This sick leave benefit is immediately available to all employees, there is no accrual rate or period. This sick leave benefit does not carryover from one year to the next. The employer is not required to pay out unused paid sick leave if the employee separates from employment.
An employer may not require an employee to use other paid leave provided by the employer before the employee uses this paid sick leave.
New Emergency FMLA Expansion
Under the “Emergency Family and Medical Leave Expansion Act,” private employers with fewer than 500 employees must provide 12 additional weeks of paid and unpaid, job protected leave for employees that experience a “qualifying need” related to a public health emergency.
A qualifying need means the employee is unable to work (or telework) due to a need for leave to care for a son or daughter under 18 years of age of such employee if the school or place of care has been closed, or the child care provider is unavailable, due to a public health emergency. This benefit applies to all employees who have been employed for at least 30 calendar days. The usual FMLA prerequisite—that an employee must have worked for the employer for 12 months and for 1,250 hours—does not apply to these Emergency FMLA entitlements.
Amount of Pay
The first 10 days of Emergency FMLA leave are unpaid, but an employee may elect to substitute any accrued vacation or paid sick leave during this time.
For full time employees, this Emergency FMLA leave must be paid at 2/3 of the employee’s regular rate of pay, with a cap of $200/day and $10,000 in the aggregate.
For non-full time employees, this Emergency FMLA leave shall be paid based on the average number of hours worked in the prior 6 months. If the employee has worked for less than 6 months, s/he is entitled to the employee’s reasonable expectation at hiring of the average number of hours s/he would normally be scheduled to work.
Employers with 25 or more employees must provide job restoration upon an employee’s return from Emergency FMLA leave (same or equivalent position).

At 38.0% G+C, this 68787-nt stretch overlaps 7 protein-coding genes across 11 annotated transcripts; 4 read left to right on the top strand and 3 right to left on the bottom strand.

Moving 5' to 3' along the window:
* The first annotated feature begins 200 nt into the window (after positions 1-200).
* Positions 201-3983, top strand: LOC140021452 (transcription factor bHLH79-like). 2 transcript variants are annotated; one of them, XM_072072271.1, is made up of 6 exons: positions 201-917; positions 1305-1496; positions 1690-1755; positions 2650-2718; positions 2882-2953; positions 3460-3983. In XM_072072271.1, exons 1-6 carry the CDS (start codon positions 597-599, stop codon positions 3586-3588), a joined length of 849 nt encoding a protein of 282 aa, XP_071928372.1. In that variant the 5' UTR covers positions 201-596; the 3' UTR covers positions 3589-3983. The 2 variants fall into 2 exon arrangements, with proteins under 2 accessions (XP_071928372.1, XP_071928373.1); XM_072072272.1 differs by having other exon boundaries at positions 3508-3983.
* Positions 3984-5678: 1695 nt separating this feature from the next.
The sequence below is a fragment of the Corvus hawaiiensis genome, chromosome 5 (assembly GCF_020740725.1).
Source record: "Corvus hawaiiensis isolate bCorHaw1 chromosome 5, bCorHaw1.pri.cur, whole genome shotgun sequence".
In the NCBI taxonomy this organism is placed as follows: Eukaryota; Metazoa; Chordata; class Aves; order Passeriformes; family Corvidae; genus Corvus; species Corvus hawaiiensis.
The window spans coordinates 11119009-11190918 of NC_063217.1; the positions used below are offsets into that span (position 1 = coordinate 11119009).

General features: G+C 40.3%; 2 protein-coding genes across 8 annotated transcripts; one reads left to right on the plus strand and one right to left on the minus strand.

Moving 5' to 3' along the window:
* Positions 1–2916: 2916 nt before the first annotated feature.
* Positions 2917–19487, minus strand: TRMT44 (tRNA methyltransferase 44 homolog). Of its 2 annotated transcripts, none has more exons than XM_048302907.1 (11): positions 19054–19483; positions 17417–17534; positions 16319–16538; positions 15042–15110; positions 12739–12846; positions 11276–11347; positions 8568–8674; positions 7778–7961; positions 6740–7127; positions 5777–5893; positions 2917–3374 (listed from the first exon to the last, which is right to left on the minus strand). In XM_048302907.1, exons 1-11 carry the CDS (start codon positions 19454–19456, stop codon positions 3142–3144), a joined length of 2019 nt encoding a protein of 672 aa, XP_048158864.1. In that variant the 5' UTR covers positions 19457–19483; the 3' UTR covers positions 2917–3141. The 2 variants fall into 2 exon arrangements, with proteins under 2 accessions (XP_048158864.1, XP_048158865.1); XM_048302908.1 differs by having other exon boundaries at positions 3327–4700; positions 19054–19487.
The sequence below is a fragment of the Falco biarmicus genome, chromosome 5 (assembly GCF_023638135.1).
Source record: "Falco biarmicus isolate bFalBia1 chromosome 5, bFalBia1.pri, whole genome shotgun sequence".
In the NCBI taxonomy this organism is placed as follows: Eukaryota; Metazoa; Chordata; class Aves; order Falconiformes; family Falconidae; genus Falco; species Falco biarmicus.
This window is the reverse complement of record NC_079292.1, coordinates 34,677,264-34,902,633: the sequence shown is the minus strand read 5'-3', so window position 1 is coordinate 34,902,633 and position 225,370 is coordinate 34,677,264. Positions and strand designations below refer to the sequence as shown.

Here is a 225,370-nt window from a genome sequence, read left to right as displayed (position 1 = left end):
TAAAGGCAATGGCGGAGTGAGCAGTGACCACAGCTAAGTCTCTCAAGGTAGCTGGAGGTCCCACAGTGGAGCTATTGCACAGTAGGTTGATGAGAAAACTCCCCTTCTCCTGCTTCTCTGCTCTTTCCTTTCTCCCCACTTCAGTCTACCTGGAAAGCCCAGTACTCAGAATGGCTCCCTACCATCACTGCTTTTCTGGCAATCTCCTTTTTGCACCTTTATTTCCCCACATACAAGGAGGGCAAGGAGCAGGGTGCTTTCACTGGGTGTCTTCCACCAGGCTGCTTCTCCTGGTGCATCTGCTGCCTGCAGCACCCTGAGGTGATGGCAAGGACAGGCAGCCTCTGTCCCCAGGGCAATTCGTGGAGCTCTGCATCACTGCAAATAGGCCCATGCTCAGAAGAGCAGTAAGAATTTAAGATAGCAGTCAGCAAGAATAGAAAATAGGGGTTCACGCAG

Employers with less than 25 employees are not required to provide job restoration if the employee’s position no longer exists due to an economic downturn or other circumstance caused by a public health emergency. This exclusion is subject to the employer making reasonable efforts to return the employee to an equivalent position for up to one-year after the employee’s leave.
These emergency leave benefits may be offset by the following tax exclusions and credits:
Employers are exempted from paying their portion of Social Security tax on the sick leave and Emergency FMLA wages/benefits required to be paid under the Act.
Payroll Tax Credits
The Act provides a refundable tax credit worth 100% of the sick leave and Emergency FMLA wages/benefits paid by an employer (pursuant to the Act) for each calendar quarter through the end of 2020. The tax credit is allowed against the tax imposed under the employer portion of Social Security payroll taxes.
The amount of the paid sick leave credit that is allowed for any calendar quarter cannot exceed the total employer payroll tax obligations on all wages for all employees. If the amount of the credit that would otherwise be allowed is so limited, the amount of the limitation is refundable to the employer.
Tax Credits for Self-Employed Individuals
Self-employed workers can also claim a credit against their regular income taxes. The credit covers 100% of the self-employed individuals’ daily self-employment income or 67% if an individual is taking care of a child whose school is closed. The per-day amount is limited to the lesser of an individual’s average daily self-employment income, or $511 per day if caring for themselves or $200 if caring for a minor child. The number of eligible days is limited to 10 if related to sick leave and 50 if related to family leave. The Act directs the Treasury to provide guidance on what documentation self-employed individuals must submit to claim the credit.
This is an informational resource for employers responding to the recent COVID-19 pandemic. Please be aware, the information provided is not legal advice and the issues and legal concerns mentioned will likely change as the spread of this virus and its impact continues to grow and evolve.